The displays coupled to system 10 may comprise additional displays and input devices, for example a third user display and a third user input device configured to receive input from a third user, so that the third user can draw telestration marks on the third user display. The second display and the second input device can be positioned local to the first user, for example in the same building. The third display and the third input device may be positioned remote to the first user, for example in a separate building. Additional 3-D displays can also be provided to system users, for example commercially available head mounted 3-D displays.

Selective Robust Sparse Image Matching for Robotic Surgery

The selective robust sparse image matching described herein can be applied to many applications. For example, the selective robust sparse image matching can be used to match points of interest spatially, such as to match points of interest from a left video frame to a right video frame. Such matching may occur with telestration in which a proctor surgeon, as described above, identifies points of interest for a first image, and the identified points are then located in a second image and shown in 3-D on the display to a trainee operator surgeon. The robust sparse image matching described herein can also be used match points of interest temporally, such as to match points of interest in sequential images from the same camera for tissue tracking in real time. Further, the image matching may also be useful for topography to determine surface shapes during surgery, to determine positions of markers in 3-D (for example, markers on tools to determine the tool location in 3-D), and also to determine positions of specific tissues. For example tumor tissue can be tagged with fluorescent markers, and the size, shape, and location of the tumor can be determined in 3-D in response to fluorescence of the markers. The tumor can then be shown on the display after the fluorescence stops, for example by tracking the tissue and identifying the regions of the images shown on the display that correspond to the tumor, for example with at least one of artificial lighting, highlighting, coloring, or marking, as described in U.S. patent application Ser. No. 12/164,363 (filed Jun. 30, 2008); Ser. No. 12/164,976 (filed Jun. 30, 2008); Ser. No. 12/165,194 (filed Jun. 30, 2008); Ser. No. 12/165,121 (filed Jun. 30, 2008); and Ser. No. 12/165,189 (filed Jun. 30, 2008), the full disclosures of which are incorporated herein by reference. The robust sparse image matching described herein can also be used to track sparse tissue points and display virtual markers positioned on tissue images in response to the tracked tissue points, in which the virtual markers can be used by surgeons for image guided surgery, for example as described in U.S. patent application Ser. No. 11/865,014 (filed Sep. 30, 2007); Ser. No. 11/865,015 (filed Sep. 30, 2007); and Ser. No. 11/865,016 (filed Sep. 30, 2007), the full disclosures of which are incorporated herein by reference. Surgeons may also use ultrasound for marking surgical margins, which margins can be tracked, for example, spatially or temporally.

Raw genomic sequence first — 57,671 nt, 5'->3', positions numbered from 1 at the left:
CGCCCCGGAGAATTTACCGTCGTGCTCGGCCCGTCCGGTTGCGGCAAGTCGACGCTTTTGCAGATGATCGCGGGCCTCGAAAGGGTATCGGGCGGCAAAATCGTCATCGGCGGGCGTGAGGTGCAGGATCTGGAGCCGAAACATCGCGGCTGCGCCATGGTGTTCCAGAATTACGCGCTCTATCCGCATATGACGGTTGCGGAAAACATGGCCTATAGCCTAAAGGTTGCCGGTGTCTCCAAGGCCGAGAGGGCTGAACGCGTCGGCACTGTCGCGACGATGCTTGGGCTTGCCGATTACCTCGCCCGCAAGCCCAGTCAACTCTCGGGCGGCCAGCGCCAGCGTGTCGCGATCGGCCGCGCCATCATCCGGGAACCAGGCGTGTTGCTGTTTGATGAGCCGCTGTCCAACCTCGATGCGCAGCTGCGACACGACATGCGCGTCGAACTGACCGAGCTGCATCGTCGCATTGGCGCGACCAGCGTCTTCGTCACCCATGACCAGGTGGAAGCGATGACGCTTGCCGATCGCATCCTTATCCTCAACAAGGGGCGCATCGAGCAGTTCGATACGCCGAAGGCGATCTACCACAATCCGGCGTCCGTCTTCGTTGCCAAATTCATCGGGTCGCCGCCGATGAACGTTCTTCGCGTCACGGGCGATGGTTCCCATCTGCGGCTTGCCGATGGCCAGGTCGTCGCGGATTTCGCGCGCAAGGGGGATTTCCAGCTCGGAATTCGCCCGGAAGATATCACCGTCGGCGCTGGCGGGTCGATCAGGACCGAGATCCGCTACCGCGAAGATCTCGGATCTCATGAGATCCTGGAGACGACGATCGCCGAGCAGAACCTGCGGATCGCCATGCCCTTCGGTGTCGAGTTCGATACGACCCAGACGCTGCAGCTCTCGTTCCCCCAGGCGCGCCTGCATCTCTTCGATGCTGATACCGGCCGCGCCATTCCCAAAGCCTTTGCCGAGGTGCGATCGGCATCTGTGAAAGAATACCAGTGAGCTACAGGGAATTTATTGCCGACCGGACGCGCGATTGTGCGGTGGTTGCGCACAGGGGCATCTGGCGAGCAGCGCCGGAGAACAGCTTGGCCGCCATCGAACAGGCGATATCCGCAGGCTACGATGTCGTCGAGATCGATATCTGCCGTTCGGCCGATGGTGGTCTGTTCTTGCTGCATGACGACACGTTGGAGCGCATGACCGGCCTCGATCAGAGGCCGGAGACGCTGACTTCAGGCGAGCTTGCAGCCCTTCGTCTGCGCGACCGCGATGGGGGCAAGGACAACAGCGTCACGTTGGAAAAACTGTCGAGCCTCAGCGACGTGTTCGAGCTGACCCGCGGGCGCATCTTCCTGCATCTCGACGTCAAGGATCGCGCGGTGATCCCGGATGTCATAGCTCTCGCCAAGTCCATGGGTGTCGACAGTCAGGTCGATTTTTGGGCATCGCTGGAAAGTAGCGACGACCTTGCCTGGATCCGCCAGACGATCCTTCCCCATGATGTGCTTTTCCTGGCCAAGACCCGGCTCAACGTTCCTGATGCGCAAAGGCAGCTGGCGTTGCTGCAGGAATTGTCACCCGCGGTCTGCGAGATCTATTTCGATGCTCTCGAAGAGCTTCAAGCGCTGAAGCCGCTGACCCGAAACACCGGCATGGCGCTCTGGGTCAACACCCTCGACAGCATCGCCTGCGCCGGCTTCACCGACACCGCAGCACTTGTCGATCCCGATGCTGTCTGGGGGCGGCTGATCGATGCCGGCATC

FIG. 1F shows examples of a left time series of images and a right time series of images suitable for matching. Such images can be present with telestration, for example. The left series comprises at least a first left image IL 1 at time T and a second left image IL 2 at time T+1. The right series comprises a first right image IR 1 at time T and a second right image IR 2 at time T+1. The right and left series of images as shown are illustrative of time series images captured at the same time from left and right sides of a stereoscopic surgical endoscope.

Robust image matching applications can be illustrated using the exemplary images shown in FIG. 1F. The selective image matching can be applied spatially, for example to left and right image pairs. The selective image matching can also be applied temporally, for example to match sequential images from the same side with temporal matching. Spatial matching can be used for 3-D telestration. Temporal matching can be used for tissue tracking. Spatial matching and temporal matching can be combined, for example to track tissue and move 3D telestration lines in real time.